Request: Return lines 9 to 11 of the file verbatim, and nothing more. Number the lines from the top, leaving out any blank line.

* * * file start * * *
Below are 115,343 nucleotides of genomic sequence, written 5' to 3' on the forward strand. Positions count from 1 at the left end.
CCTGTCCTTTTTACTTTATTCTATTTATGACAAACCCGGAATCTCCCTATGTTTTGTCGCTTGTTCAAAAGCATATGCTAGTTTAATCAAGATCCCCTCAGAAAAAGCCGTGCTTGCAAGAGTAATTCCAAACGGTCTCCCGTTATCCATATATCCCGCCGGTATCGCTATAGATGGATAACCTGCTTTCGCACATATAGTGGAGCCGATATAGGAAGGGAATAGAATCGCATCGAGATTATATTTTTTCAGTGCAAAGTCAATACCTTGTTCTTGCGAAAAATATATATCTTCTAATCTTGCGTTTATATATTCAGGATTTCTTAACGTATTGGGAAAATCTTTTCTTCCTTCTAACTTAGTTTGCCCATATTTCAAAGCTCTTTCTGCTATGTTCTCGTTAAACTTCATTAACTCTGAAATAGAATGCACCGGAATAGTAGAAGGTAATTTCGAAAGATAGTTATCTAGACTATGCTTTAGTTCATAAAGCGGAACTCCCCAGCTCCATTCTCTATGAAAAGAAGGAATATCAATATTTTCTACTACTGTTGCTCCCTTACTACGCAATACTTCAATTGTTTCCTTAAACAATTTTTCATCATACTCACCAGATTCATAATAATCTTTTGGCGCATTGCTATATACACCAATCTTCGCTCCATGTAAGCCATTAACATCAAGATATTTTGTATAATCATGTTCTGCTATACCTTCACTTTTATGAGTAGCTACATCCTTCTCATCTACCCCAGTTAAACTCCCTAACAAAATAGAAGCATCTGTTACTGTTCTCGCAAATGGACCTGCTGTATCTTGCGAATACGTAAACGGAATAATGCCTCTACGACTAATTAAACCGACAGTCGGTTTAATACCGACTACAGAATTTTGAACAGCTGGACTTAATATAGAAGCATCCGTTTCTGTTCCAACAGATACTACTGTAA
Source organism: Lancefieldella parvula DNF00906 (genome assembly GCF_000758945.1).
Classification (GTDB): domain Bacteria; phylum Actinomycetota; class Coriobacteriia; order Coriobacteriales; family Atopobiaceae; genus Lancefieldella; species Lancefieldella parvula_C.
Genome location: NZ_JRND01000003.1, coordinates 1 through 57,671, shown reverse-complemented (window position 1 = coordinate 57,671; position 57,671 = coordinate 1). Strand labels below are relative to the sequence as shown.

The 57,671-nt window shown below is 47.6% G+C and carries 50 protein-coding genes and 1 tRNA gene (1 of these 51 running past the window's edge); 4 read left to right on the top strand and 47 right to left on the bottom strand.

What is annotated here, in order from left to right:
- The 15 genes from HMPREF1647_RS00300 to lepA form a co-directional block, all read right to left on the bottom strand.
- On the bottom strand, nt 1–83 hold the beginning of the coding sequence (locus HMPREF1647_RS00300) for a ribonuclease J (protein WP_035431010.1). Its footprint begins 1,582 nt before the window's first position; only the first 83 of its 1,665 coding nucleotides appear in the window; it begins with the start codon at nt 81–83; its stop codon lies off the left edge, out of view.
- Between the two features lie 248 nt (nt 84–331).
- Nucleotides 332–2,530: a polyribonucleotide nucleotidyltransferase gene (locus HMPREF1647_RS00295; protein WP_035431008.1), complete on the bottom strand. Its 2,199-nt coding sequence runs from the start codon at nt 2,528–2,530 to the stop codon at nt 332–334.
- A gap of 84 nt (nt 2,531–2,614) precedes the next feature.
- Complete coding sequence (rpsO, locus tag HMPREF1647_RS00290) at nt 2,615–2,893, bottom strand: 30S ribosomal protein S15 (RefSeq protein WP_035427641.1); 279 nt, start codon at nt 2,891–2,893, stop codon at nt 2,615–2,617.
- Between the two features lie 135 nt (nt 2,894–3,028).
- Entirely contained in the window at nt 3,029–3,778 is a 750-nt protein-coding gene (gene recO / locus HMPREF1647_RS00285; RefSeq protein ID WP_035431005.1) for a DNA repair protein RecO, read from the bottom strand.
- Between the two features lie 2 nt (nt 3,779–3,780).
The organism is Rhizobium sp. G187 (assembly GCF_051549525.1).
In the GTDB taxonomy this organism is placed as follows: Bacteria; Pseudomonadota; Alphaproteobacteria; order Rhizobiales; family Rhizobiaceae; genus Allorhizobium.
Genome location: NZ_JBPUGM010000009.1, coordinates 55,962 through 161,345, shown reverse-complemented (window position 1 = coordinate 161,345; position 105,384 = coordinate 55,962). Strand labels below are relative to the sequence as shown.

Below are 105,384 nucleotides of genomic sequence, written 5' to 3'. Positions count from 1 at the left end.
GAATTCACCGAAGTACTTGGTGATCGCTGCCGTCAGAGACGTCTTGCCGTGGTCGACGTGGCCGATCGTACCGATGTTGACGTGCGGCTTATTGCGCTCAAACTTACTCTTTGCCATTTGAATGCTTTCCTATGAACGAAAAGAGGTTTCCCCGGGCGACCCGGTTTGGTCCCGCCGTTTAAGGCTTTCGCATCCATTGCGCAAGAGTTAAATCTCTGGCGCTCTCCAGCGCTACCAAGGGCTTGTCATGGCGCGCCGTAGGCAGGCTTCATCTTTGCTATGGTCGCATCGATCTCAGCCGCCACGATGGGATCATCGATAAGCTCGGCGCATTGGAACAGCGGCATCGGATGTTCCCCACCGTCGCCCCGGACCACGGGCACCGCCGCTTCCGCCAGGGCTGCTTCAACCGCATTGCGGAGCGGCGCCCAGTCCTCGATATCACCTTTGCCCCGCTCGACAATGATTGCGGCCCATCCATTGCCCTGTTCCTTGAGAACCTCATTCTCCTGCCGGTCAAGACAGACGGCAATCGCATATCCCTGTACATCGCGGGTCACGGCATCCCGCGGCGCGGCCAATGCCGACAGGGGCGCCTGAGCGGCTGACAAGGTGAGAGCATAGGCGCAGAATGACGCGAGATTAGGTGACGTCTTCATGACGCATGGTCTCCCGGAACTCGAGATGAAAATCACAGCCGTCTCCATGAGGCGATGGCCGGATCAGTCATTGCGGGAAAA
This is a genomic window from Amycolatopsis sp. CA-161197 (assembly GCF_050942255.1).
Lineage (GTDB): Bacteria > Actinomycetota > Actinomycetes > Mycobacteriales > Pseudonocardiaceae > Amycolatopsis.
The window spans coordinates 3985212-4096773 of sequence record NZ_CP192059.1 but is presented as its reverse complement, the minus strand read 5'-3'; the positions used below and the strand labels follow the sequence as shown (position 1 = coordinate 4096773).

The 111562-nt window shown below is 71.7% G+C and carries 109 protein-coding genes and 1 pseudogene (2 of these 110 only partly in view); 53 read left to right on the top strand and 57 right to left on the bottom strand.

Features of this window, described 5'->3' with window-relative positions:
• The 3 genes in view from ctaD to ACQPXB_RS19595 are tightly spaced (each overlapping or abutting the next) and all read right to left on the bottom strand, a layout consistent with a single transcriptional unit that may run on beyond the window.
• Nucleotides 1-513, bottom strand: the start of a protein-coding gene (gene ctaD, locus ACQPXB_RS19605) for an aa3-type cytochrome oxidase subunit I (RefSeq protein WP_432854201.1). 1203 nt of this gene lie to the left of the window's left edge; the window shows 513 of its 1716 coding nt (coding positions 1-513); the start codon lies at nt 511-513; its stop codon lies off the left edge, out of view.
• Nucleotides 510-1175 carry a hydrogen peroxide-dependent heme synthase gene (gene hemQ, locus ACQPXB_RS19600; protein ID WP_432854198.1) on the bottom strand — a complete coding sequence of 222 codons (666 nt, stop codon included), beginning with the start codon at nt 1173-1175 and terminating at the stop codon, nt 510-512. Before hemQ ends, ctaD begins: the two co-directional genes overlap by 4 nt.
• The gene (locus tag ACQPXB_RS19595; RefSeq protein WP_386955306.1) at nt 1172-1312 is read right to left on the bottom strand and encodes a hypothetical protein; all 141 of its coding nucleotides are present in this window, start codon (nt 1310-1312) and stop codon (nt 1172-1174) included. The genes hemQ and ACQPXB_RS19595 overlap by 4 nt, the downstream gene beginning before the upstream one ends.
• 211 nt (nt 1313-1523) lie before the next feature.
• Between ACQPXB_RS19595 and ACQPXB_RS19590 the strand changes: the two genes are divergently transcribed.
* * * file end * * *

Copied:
- On the bottom strand, nt 1–83 hold the beginning of the coding sequence (locus HMPREF1647_RS00300) for a ribonuclease J (protein WP_035431010.1). Its footprint begins 1,582 nt before the window's first position; only the first 83 of its 1,665 coding nucleotides appear in the window; it begins with the start codon at nt 81–83; its stop codon lies off the left edge, out of view.
- Between the two features lie 248 nt (nt 84–331).
- Nucleotides 332–2,530: a polyribonucleotide nucleotidyltransferase gene (locus HMPREF1647_RS00295; protein WP_035431008.1), complete on the bottom strand. Its 2,199-nt coding sequence runs from the start codon at nt 2,528–2,530 to the stop codon at nt 332–334.